How to Troubleshoot a Washer That Is Not Draining -
Appliance Troubleshooting

Simply Swider’s Ultimate Troubleshooting Guide: Washer Is Not Draining

Written by

Jason Carter

Simply Swider’s Ultimate Troubleshooting Guide: Washer Is Not Draining

Let me guess:

You’re here because your washer didn’t drain after the wash cycle. Or, you may have backed-up water from the drain pipe standing in your wash drum.

Whichever way:

This guide is exactly what you need. By following the directions of Brad Edwards, an experienced appliance technician from Bethlehem, GA, I will show you how to identify, fix, and prevent drainage issues.


Stick around for the juicy details.

Washer Not Draining

5 Common Causes and Troubleshooting Guidelines for a Washer that Won’t Drain

To begin with:

Though tedious, you’d have to bail out the water in your tub. So, grab your rubber gloves, bucket, and a cup and carefully scoop out the water from the tub.

Once empty:

It is time to combat the draining issue. Brad insists on employing safety precautions when repairing your washer for any faults.

He asserts:

“Before troubleshooting your washer, you must shut off the power and water supply. Also, wear safety gear and ensure the environment is hazard-free.”

“It is better to be safe than sorry,” he adds.

That said:

Your washer could suffer these drainage issues for specific reasons. Let’s explore the most common causes of a washer that won’t drain.

Commonly Affected PartsEstimated Costs
Drain pump$30 – $350
Drain hose$10 – $80
Lid switch$20 – $100
Door lock latch$20 – $200
Drain pump filter$15 – $70
Pump belt$5 – $50

1. Faulty or Clogged Drain Pump

PartDrain pump
LocationIt is located at the bottom of the washer behind the front access panel.
Ease of troubleshootingModerate
Cost$30 – $350, depending on the model
RepairableYes – If it is clogged
No – If it is damaged

Get this:

The drain pump is the core component that extracts water from the washer after a wash cycle. As such, a faulty or clogged drain pump will lead to serious draining problems that could get further complicated.


Brad points out that you must listen for certain sounds during the drain cycle to diagnose this fault. If you hear a humming sound, it likely indicates a faulty pump, while a gurgling sound hints at a clog.

You see:

In our Simply Swider Appliance Repair Community, a group member, recently posted about his drainage issues with his Maytag washer. They said, “Maytag front load washer; no drain, one face mask, and some change later… it worked again.”

So, how did he troubleshoot it?

Brad directs, “Access the drain pump, detach it, check for clear signs of damage, and dislodge accumulated debris. If that doesn’t do the trick, grab a multimeter and test the pump for electrical continuity.”

The thing is:

If it lacks electrical continuity, you must replace it. Your local appliance store should have authentic replacements; otherwise, check your washer’s part store or an online store like eBay.

2. Clogged or Damaged Drain Hose

PartDrain hose
LocationIt is attached to the drain pipe and pump at the back of the washer.
Ease of troubleshootingEasy
Cost$10 – $80, depending on the model
RepairableYes – If it is clogged or kinked
No – If it is damaged


The drain pump works with the drain hose to siphon water from the wash drum during the drain cycle. It is a core component whose fault could also lead to drainage complications.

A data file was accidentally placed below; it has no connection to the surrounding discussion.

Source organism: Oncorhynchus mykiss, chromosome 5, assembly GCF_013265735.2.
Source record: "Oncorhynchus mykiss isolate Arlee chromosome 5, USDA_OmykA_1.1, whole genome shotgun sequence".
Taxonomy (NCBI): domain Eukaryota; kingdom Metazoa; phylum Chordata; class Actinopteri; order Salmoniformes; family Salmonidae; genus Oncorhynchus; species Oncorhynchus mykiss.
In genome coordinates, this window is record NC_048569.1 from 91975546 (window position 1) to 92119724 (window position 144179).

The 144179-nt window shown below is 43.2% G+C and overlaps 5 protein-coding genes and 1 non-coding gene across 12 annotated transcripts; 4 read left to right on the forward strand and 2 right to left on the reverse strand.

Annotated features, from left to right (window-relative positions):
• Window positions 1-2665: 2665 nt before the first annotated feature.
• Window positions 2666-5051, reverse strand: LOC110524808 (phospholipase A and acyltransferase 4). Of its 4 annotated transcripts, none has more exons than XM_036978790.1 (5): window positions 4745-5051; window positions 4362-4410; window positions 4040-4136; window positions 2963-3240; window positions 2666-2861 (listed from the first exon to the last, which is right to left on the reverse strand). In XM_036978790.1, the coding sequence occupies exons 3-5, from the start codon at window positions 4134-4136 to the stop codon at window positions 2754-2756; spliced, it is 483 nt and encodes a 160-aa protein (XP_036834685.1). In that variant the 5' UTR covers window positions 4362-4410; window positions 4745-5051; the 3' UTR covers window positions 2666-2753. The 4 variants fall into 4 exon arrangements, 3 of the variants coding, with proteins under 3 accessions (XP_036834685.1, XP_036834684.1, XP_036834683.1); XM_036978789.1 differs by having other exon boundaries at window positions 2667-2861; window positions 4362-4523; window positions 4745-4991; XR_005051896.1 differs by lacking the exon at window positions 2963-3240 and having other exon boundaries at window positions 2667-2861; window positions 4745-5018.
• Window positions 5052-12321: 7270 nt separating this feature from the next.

Brad claims that a kinked or clogged drain hose is one of the primary causes of a washer that won’t drain. He adds, “If the hose is cracked or improperly installed into the drain pipe, it could also pose a challenge for proper draining.”

In any case:

Nick Harris, a Simply Swider reader whose Kenmore washer was not draining, reached out for help with identifying an issue with his drain hose.

To this:

Brad asserts that you can identify a fault in the drain hose by looking out for backed-up water standing in the wash tub. He also says you may notice leakage, a pungent smell, or a strange gurgling noise from the hose.

Here’s what to do after diagnosing the problem:

Straighten the hose to remove kinks, then examine for visible damage or blockage. Finally, clear out the build-up and replace the hose if worn or damaged.

3. Defective Lid Switch or Door Lock Latch

PartLid switch (Top Load)
Door lock latch (Front Load)
LocationBoth parts can be found close to the door opening inside the top or front access panel.
Ease of troubleshootingModerate
Cost$20 – $200, depending on the model
RepairableYes – If it is misaligned
No – If it is defective

Know this:

The lid switch is the door locking mechanism in a top-load washer, while the door lock latch is operative in a front-load washer.

If your washer’s door or lid is not firmly closed, the door lock mechanism is designed to prevent it from starting any cycle.


Your washer will not start the drain and spin cycle if the lid switch or door lock latch is defective. It is also possible for the part to have a misalignment.

To diagnose this issue:

Brad suggests listening for a clicking sound when closing your washer lid or door. You must test the part for electrical continuity if you don’t hear the sound.

Here’s how to troubleshoot your door-locking mechanism:

“If the part lacks electrical continuity, replace it. However, if it got nudged out of place, simply realign it. Be very cautious when handling the wiring to avoid hazards,” Brad asserts.

Note that:

If your Whirlpool washer is not draining and the warranty covers your appliance, you can demand a free replacement part from Whirlpool Customer Support.

4. Clogged Drain Pump Filter

PartDrain pump filter
LocationIt is located at the bottom of the front access panel of the washer, close to the drain pump.
Ease of troubleshootingEasy
Cost$15 – $70, depending on the model

Understand this:

The drain pump filter (coin trap) collects debris before they get into the drain pump. These include cloth fibers, coins, jewelry, and other small objects.


Over time, the filter accumulates this debris and gets clogged. Unfortunately, this could hinder draining.